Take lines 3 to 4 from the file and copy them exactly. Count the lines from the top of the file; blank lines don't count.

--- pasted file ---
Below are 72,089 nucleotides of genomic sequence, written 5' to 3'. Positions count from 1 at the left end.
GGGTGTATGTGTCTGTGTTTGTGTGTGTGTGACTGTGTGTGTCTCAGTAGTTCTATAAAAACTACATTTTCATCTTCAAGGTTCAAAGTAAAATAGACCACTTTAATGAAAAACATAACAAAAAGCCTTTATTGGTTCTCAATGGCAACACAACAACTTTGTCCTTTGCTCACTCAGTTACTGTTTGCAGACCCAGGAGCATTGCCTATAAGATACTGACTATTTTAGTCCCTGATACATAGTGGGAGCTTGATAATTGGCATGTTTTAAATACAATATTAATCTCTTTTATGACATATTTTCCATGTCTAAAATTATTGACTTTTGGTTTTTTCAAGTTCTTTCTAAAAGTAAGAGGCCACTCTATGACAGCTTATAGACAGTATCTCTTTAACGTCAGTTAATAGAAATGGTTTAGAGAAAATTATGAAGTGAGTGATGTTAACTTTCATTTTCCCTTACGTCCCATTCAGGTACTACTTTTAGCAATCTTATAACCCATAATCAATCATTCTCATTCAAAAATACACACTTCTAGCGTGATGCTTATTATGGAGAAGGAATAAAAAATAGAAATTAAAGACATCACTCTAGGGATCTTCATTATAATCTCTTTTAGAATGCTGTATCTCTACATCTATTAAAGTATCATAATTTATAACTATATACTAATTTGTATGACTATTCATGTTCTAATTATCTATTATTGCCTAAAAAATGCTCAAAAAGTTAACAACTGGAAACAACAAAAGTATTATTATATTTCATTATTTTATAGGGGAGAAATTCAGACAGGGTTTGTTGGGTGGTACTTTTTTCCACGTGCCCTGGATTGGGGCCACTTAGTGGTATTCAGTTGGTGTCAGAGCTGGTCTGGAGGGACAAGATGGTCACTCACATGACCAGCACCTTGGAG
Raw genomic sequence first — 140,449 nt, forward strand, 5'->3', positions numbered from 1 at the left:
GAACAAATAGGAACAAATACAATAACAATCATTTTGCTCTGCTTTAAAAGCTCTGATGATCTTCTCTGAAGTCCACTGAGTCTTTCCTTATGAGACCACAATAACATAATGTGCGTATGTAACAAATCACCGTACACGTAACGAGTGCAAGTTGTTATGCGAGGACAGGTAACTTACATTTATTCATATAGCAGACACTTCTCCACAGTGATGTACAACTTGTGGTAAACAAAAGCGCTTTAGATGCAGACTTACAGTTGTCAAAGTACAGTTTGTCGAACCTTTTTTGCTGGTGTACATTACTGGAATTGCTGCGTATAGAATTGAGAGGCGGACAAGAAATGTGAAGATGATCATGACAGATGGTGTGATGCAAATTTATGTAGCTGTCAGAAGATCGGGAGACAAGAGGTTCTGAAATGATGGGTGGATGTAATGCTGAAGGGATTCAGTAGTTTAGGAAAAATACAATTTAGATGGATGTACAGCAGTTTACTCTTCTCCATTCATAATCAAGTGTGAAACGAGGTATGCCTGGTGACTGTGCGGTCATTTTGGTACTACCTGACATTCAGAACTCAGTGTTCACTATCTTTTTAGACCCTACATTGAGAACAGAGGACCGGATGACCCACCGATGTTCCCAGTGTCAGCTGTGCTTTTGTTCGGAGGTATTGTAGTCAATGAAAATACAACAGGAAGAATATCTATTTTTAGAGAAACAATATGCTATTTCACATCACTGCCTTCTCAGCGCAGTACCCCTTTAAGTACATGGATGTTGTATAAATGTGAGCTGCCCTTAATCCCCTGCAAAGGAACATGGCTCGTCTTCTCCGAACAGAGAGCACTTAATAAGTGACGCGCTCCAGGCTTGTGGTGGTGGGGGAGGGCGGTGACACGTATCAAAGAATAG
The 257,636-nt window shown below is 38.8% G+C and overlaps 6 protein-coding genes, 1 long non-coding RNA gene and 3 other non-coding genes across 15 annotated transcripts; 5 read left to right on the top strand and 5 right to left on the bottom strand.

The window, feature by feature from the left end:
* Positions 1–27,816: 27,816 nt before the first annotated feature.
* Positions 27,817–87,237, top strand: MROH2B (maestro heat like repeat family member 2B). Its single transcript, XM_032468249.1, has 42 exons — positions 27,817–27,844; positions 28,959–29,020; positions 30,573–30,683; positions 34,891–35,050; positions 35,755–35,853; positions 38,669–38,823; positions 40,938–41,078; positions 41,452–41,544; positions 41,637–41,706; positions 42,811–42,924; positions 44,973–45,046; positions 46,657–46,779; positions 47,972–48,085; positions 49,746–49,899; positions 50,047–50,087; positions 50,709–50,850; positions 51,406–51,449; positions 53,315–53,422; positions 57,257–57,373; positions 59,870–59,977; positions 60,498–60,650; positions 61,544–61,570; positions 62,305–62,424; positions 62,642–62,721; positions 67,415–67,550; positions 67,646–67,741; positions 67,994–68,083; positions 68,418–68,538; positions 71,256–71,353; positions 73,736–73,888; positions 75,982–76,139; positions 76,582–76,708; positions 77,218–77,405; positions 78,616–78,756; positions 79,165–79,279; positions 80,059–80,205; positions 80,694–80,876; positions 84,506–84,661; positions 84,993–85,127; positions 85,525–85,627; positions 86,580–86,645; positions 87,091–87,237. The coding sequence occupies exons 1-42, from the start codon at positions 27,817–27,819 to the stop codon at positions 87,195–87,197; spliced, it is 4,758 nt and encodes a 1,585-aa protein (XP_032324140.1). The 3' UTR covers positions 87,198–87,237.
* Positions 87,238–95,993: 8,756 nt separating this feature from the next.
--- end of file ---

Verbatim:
Raw genomic sequence first — 140,449 nt, forward strand, 5'->3', positions numbered from 1 at the left:
GAACAAATAGGAACAAATACAATAACAATCATTTTGCTCTGCTTTAAAAGCTCTGATGATCTTCTCTGAAGTCCACTGAGTCTTTCCTTATGAGACCACAATAACATAATGTGCGTATGTAACAAATCACCGTACACGTAACGAGTGCAAGTTGTTATGCGAGGACAGGTAACTTACATTTATTCATATAGCAGACACTTCTCCACAGTGATGTACAACTTGTGGTAAACAAAAGCGCTTTAGATGCAGACTTACAGTTGTCAAAGTACAGTTTGTCGAACCTTTTTTGCTGGTGTACATTACTGGAATTGCTGCGTATAGAATTGAGAGGCGGACAAGAAATGTGAAGATGATCATGACAGATGGTGTGATGCAAATTTATGTAGCTGTCAGAAGATCGGGAGACAAGAGGTTCTGAAATGATGGGTGGATGTAATGCTGAAGGGATTCAGTAGTTTAGGAAAAATACAATTTAGATGGATGTACAGCAGTTTACTCTTCTCCATTCATAATCAAGTGTGAAACGAGGTATGCCTGGTGACTGTGCGGTCATTTTGGTACTACCTGACATTCAGAACTCAGTGTTCACTATCTTTTTAGACCCTACATTGAGAACAGAGGACCGGATGACCCACCGATGTTCCCAGTGTCAGCTGTGCTTTTGTTCGGAGGTATTGTAGTCAATGAAAATACAACAGGAAGAATATCTATTTTTAGAGAAACAATATGCTATTTCACATCACTGCCTTCTCAGCGCAGTACCCCTTTAAGTACATGGATGTTGTATAAATGTGAGCTGCCCTTAATCCCCTGCAAAGGAACATGGCTCGTCTTCTCCGAACAGAGAGCACTTAATAAGTGACGCGCTCCAGGCTTGTGGTGGTGGGGGAGGGCGGTGACACGTATCAAAGAATAG